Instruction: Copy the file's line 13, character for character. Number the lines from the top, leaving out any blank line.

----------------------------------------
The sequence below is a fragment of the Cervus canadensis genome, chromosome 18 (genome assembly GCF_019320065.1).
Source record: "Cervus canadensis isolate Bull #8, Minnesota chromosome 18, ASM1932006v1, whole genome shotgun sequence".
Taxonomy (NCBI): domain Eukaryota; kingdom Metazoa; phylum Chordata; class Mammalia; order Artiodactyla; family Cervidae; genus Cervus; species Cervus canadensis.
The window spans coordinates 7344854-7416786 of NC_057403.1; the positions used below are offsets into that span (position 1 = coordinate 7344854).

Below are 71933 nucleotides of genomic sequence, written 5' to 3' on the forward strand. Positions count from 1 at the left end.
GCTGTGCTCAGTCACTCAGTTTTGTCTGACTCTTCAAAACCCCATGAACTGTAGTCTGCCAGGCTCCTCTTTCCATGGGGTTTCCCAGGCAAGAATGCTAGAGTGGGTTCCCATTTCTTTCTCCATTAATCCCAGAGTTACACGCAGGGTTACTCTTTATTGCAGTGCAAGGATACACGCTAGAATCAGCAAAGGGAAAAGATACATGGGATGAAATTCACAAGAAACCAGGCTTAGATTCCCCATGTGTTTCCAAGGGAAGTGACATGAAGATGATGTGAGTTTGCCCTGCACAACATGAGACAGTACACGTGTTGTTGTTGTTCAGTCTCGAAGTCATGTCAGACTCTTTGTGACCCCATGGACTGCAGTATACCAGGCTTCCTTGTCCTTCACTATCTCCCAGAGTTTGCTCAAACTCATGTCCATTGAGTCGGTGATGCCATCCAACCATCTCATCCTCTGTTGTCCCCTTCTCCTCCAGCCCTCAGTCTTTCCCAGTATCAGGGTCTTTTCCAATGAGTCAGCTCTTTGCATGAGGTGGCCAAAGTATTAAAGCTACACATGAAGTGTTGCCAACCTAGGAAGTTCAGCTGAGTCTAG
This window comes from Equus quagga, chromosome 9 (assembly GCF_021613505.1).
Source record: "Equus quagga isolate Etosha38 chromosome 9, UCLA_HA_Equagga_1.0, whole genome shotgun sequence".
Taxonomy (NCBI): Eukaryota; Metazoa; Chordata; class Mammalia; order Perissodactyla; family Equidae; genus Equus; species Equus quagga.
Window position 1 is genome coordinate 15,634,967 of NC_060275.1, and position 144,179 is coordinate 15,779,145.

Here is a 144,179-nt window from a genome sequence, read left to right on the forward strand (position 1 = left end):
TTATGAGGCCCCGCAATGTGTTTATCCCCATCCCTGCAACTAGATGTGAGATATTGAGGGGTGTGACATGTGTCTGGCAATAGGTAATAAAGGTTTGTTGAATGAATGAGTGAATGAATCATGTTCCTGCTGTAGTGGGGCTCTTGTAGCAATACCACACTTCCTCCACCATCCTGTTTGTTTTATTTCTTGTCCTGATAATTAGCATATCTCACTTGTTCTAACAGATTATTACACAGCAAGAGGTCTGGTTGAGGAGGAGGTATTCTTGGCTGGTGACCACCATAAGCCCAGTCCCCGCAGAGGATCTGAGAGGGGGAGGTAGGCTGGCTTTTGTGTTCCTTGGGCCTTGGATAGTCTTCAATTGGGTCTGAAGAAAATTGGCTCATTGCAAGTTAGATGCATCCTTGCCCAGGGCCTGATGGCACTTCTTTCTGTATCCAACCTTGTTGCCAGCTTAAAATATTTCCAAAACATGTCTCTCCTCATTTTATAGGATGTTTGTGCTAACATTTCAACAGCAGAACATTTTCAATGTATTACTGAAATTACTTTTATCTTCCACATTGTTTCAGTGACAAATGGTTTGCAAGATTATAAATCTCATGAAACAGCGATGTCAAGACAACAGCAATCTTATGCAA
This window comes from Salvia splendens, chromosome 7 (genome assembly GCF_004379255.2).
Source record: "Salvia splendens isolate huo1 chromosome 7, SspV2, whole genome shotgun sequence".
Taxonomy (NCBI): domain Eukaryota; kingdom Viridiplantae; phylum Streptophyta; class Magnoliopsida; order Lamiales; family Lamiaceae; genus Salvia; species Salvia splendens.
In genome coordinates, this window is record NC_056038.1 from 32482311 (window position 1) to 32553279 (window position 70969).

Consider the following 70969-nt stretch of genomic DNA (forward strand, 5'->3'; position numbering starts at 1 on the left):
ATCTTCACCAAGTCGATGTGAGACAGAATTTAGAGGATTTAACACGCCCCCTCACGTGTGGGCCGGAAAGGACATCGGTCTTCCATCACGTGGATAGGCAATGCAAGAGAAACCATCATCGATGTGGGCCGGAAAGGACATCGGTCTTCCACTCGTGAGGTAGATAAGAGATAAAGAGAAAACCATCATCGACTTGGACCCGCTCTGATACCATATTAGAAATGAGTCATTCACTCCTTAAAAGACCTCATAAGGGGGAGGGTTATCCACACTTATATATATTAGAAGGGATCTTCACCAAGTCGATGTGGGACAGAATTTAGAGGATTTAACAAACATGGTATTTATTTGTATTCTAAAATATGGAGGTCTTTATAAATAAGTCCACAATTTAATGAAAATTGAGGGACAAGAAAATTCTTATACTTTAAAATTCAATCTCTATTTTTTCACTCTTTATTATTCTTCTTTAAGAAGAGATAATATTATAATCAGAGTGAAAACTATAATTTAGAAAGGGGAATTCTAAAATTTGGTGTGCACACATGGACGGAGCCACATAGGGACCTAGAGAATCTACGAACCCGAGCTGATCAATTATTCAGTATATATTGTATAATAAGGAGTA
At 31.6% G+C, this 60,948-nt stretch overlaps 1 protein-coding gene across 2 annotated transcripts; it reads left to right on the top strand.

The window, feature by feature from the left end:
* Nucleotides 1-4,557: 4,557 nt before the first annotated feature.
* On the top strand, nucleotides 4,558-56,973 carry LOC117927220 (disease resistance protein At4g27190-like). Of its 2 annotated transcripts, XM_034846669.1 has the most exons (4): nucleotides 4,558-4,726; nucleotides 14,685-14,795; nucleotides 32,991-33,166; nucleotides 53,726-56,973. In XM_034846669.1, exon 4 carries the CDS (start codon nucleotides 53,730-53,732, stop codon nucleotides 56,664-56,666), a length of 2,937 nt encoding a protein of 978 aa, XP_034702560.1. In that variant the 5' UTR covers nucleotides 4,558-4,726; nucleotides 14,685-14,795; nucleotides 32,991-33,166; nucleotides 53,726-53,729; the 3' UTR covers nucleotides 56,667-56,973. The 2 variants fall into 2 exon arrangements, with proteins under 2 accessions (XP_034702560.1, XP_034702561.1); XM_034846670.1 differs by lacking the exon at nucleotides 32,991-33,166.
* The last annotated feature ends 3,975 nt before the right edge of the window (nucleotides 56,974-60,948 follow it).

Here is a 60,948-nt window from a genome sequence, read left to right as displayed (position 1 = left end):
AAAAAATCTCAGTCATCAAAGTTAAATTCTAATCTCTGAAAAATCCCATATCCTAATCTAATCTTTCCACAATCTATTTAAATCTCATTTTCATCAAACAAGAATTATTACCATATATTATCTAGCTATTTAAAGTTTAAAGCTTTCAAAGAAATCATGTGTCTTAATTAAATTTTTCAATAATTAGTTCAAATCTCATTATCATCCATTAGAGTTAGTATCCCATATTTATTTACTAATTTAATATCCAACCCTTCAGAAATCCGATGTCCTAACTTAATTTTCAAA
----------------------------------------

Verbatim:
This window comes from Salvia splendens, chromosome 7 (genome assembly GCF_004379255.2).